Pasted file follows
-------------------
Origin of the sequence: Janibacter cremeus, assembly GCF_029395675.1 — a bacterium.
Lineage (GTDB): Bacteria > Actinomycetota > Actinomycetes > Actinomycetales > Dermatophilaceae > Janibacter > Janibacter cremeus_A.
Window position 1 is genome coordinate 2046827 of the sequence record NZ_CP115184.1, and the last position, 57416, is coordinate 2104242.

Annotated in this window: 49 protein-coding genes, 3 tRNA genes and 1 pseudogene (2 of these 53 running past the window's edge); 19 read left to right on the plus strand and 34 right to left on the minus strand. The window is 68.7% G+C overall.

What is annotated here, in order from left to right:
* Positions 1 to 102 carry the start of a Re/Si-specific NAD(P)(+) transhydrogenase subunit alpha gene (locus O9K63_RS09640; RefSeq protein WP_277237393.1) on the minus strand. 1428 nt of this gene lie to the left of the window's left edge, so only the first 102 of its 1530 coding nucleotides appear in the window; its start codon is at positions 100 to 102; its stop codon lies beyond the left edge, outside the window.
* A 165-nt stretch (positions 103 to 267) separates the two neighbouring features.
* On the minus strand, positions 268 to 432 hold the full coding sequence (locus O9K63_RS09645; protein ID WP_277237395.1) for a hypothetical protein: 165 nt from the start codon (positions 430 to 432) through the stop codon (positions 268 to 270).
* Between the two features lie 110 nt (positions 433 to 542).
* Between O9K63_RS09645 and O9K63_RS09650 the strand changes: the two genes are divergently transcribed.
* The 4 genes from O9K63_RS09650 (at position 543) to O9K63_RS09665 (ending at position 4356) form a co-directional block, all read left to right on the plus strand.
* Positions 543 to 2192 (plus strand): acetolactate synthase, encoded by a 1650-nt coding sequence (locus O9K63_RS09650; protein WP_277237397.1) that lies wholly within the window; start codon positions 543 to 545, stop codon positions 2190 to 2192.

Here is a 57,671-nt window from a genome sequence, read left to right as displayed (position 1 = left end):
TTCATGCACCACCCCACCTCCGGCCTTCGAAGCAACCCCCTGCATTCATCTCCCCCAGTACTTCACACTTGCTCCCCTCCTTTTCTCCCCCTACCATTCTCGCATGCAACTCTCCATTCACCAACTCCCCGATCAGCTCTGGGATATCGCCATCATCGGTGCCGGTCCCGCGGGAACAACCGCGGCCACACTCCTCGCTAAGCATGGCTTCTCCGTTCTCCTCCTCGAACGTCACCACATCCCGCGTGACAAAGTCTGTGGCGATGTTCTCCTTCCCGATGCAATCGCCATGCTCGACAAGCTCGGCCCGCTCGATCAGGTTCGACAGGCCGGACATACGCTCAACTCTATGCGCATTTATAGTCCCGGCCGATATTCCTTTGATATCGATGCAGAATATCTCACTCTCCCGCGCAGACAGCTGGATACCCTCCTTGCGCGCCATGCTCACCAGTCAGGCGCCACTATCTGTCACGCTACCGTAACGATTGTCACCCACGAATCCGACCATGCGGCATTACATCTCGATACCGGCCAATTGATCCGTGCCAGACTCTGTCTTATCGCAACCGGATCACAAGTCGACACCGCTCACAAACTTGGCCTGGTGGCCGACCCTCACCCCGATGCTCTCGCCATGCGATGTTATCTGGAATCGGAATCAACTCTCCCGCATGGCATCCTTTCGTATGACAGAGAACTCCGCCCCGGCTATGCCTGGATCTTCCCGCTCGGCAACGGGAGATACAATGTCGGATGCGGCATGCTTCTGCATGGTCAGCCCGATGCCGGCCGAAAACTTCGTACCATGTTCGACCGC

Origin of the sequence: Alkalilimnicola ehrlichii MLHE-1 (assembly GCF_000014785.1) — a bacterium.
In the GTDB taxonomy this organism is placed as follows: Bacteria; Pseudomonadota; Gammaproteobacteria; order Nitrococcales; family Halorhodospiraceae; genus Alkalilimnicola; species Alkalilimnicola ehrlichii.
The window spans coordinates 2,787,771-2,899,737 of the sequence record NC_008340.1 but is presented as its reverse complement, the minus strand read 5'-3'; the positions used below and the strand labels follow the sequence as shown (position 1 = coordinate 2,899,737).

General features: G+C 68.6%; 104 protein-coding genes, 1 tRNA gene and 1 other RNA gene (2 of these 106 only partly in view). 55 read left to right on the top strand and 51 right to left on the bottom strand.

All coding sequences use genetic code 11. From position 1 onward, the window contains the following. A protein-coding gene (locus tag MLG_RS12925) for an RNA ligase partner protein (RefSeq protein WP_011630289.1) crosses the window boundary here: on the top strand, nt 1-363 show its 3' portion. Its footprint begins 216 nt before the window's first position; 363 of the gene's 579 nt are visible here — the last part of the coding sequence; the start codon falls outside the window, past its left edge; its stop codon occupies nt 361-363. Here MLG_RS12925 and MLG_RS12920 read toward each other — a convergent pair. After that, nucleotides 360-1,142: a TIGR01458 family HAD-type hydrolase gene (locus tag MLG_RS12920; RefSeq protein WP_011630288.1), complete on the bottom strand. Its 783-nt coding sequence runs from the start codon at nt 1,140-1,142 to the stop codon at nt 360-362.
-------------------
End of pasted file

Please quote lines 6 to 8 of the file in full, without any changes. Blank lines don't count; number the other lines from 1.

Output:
* Positions 1 to 102 carry the start of a Re/Si-specific NAD(P)(+) transhydrogenase subunit alpha gene (locus O9K63_RS09640; RefSeq protein WP_277237393.1) on the minus strand. 1428 nt of this gene lie to the left of the window's left edge, so only the first 102 of its 1530 coding nucleotides appear in the window; its start codon is at positions 100 to 102; its stop codon lies beyond the left edge, outside the window.
* A 165-nt stretch (positions 103 to 267) separates the two neighbouring features.
* On the minus strand, positions 268 to 432 hold the full coding sequence (locus O9K63_RS09645; protein ID WP_277237395.1) for a hypothetical protein: 165 nt from the start codon (positions 430 to 432) through the stop codon (positions 268 to 270).